Sour Faced

There is an alarming trend creeping across the land that chills me to the core; it is becoming impossible to get vinegar to go with your chips when eating out…

It doesn’t seem to matter whether you are having skinny little frites or chunky chips stacked up like edible Jenga, the vinegar bottle is increasingly out of sight. I am a bit of a traditionalist when it comes to my chips and I like them piping hot with a healthy slug of malt vinegar and a sprinkling of salt, but I am all too often out of luck these days. The familiar Sarsons bottle rarely makes an appearance, but chips now come ‘seasoned’ as standard allowing no choice in how much salt one wants.

This annoyance has been niggling me for a while, but was brought to a head recently at Hive Bar in Brixton when both the burger and the accompanying skinny fries were so salty it was if the chef had fished them out of the Dead Sea rather than the fridge. The supposedly garlic fries came heavily dusted with commercial Cajun seasoning instead and had been salted as well. There was no vinegar around and a request for it with met with blank indifference. I managed about half of the chips before retiring, defeated, to quaff water endlessly. They would have been too salty no matter what, but a slug of refreshingly tart vinegar could have at least lifted them into edible territory.

I complained about this general lack of vinegar to my friend who I was dining with and was shocked to hear that Burger King has stopped supplying sachets of vinegar to go with its fries. I can’t help but think of the non-vinegared French fry as an American import (even though I know most Europeans don’t do it either) and am annoyed to see the decline of local custom being perpetuated by big multi-national firms. But I am more saddened to see it happen in local British businesses where it doesn’t interfere with the authenticity of the cuisine, especially when Nando’s happily provide it.

The lack of vinegar on chicken shop chips is just one more reason to avoid eating in a branch of Morleys. But one really doesn’t expect decent cuisine or much choice from somewhere that sells two pieces of chicken and chips for £1.99. I do however expect choice in a sit down place with real cutlery, but despite a growing love of condiments in the UK, vinegar seems to have become an old fashioned interloper, like the maiden aunt no one wants to invite to the wedding, usurped by sweet chili or sweet and sour sauce.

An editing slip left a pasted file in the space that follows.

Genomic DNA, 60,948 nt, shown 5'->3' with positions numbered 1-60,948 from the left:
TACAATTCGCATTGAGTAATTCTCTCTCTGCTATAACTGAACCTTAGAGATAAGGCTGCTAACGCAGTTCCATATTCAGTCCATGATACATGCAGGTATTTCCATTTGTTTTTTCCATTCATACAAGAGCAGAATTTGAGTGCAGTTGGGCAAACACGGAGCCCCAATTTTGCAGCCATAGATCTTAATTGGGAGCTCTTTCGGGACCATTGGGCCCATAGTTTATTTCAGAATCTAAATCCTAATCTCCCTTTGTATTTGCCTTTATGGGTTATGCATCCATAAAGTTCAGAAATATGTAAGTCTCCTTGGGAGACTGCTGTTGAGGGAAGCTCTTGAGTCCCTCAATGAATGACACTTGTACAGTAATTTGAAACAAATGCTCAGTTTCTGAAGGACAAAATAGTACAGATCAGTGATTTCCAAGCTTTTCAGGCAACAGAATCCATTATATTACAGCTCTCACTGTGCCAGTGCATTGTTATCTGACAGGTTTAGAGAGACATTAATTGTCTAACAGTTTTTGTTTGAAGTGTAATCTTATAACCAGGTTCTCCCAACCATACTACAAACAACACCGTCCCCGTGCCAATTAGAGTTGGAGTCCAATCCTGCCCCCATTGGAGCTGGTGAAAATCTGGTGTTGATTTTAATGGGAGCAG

As someone fairly apathetic to other condiments apart from an occasional dalliance with mayonnaise on chips if I’m feeling Continental, I feel slightly cheated that my choice of condiment seems to be being phased out in the world of restaurants. Luckily it shows no sign of disappearing from the remaining proper chippies in Britain. I guess I’m just to going to have to force my myself to down a few more fish suppers.

What say you? Is vinegar essential to a good chip? Are your tastes fancier than a slug of Sarsons? Do you like to be offered the choice? Is the pre-seasoning of chips just a cunning ploy to get you buy more drinks? Or am I just turning into Disgruntled of Brixton?

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4 replies
  1. Adriana
    Adriana says:

    Slightly unexpectedly, given the tsunami of American influences on food culture, Canada is decidedly pro-vinegar. I mean, emphatically so. To an even greater degree than here in the UK, which I find slightly disconcerting. You see, I’m a strict segregationist where fries and vinegar are concerned: chips get the Sarson’s, but thin fries never, ever should. That’s just WRONG.

    So when I’m sharing a companionable bowl of lovely crispy golden fries with a friend in Toronto, I have to be on vigilant, watchful guard against the swooping vinegar bottle. A quick karate-chop to my companion’s jugular usually does the trick, but you have to be quick about it. Chips, fine. Douse away. Drown ’em. But stay away from my fries with your demon acid, South. You’ve been warned…..

  2. GStefani
    GStefani says:

    Chip, fries, frites; no matter what you prefer to call them or where you choose to eat them, should always come with malt vinegar. The British public has overwhelmingly embraced the European appetite for mayonnaise as a dip for their fries. At the risk of sound a trite Nick Griffin, I like some British traditions and will forever more be slugging the Sarson’s with passion. GSx

  3. miss_south
    miss_south says:

    I am suitably warned. But we should be fine…I rarely share chips or frites or fries or any golden crispy fried form of spud. They are all mine!

  4. Mister North
    Mister North says:

    I’m sometimes guilty of squeezing lime juice over my chips at home… but nothing beats the aroma and excitement generated by proper fish and chips, soused in Sarsons!

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